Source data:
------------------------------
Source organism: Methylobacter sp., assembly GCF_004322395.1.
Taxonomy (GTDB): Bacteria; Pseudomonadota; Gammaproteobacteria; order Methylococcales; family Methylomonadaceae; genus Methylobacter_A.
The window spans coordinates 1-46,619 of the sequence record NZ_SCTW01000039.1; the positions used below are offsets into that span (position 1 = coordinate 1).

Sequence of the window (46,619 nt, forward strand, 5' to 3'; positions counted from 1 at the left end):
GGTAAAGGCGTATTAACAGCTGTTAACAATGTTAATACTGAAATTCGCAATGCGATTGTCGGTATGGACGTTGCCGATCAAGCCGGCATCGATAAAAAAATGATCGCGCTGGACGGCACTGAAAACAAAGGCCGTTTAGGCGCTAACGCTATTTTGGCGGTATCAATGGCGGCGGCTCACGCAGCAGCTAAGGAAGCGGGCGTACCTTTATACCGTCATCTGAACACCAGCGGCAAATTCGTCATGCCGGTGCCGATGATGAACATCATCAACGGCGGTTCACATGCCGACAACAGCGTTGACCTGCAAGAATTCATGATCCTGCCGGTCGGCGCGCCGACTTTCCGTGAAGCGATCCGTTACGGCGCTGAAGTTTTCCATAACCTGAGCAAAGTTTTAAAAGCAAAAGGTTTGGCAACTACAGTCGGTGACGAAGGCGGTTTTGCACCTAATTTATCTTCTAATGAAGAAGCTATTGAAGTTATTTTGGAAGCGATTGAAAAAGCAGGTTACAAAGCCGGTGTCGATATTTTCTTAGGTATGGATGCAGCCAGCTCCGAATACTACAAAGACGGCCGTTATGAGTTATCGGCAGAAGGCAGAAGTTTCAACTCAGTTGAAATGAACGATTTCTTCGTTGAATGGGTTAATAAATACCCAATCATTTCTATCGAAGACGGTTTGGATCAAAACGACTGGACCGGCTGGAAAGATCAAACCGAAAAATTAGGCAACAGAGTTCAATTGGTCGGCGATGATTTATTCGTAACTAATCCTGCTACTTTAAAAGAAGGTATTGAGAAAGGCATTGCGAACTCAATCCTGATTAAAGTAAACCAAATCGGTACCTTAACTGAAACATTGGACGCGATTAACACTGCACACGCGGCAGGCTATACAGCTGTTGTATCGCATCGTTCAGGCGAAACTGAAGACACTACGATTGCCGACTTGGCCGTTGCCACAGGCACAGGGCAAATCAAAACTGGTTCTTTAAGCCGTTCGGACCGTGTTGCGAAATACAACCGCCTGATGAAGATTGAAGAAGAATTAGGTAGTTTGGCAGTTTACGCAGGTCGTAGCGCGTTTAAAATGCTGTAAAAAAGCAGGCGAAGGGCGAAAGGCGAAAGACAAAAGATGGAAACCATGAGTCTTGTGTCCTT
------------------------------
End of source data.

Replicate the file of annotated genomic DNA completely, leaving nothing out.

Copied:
Source organism: Methylobacter sp., assembly GCF_004322395.1.
Taxonomy (GTDB): Bacteria; Pseudomonadota; Gammaproteobacteria; order Methylococcales; family Methylomonadaceae; genus Methylobacter_A.
The window spans coordinates 1-46,619 of the sequence record NZ_SCTW01000039.1; the positions used below are offsets into that span (position 1 = coordinate 1).

Sequence of the window (46,619 nt, forward strand, 5' to 3'; positions counted from 1 at the left end):
GGTAAAGGCGTATTAACAGCTGTTAACAATGTTAATACTGAAATTCGCAATGCGATTGTCGGTATGGACGTTGCCGATCAAGCCGGCATCGATAAAAAAATGATCGCGCTGGACGGCACTGAAAACAAAGGCCGTTTAGGCGCTAACGCTATTTTGGCGGTATCAATGGCGGCGGCTCACGCAGCAGCTAAGGAAGCGGGCGTACCTTTATACCGTCATCTGAACACCAGCGGCAAATTCGTCATGCCGGTGCCGATGATGAACATCATCAACGGCGGTTCACATGCCGACAACAGCGTTGACCTGCAAGAATTCATGATCCTGCCGGTCGGCGCGCCGACTTTCCGTGAAGCGATCCGTTACGGCGCTGAAGTTTTCCATAACCTGAGCAAAGTTTTAAAAGCAAAAGGTTTGGCAACTACAGTCGGTGACGAAGGCGGTTTTGCACCTAATTTATCTTCTAATGAAGAAGCTATTGAAGTTATTTTGGAAGCGATTGAAAAAGCAGGTTACAAAGCCGGTGTCGATATTTTCTTAGGTATGGATGCAGCCAGCTCCGAATACTACAAAGACGGCCGTTATGAGTTATCGGCAGAAGGCAGAAGTTTCAACTCAGTTGAAATGAACGATTTCTTCGTTGAATGGGTTAATAAATACCCAATCATTTCTATCGAAGACGGTTTGGATCAAAACGACTGGACCGGCTGGAAAGATCAAACCGAAAAATTAGGCAACAGAGTTCAATTGGTCGGCGATGATTTATTCGTAACTAATCCTGCTACTTTAAAAGAAGGTATTGAGAAAGGCATTGCGAACTCAATCCTGATTAAAGTAAACCAAATCGGTACCTTAACTGAAACATTGGACGCGATTAACACTGCACACGCGGCAGGCTATACAGCTGTTGTATCGCATCGTTCAGGCGAAACTGAAGACACTACGATTGCCGACTTGGCCGTTGCCACAGGCACAGGGCAAATCAAAACTGGTTCTTTAAGCCGTTCGGACCGTGTTGCGAAATACAACCGCCTGATGAAGATTGAAGAAGAATTAGGTAGTTTGGCAGTTTACGCAGGTCGTAGCGCGTTTAAAATGCTGTAAAAAAGCAGGCGAAGGGCGAAAGGCGAAAGACAAAAGATGGAAACCATGAGTCTTGTGTCCTT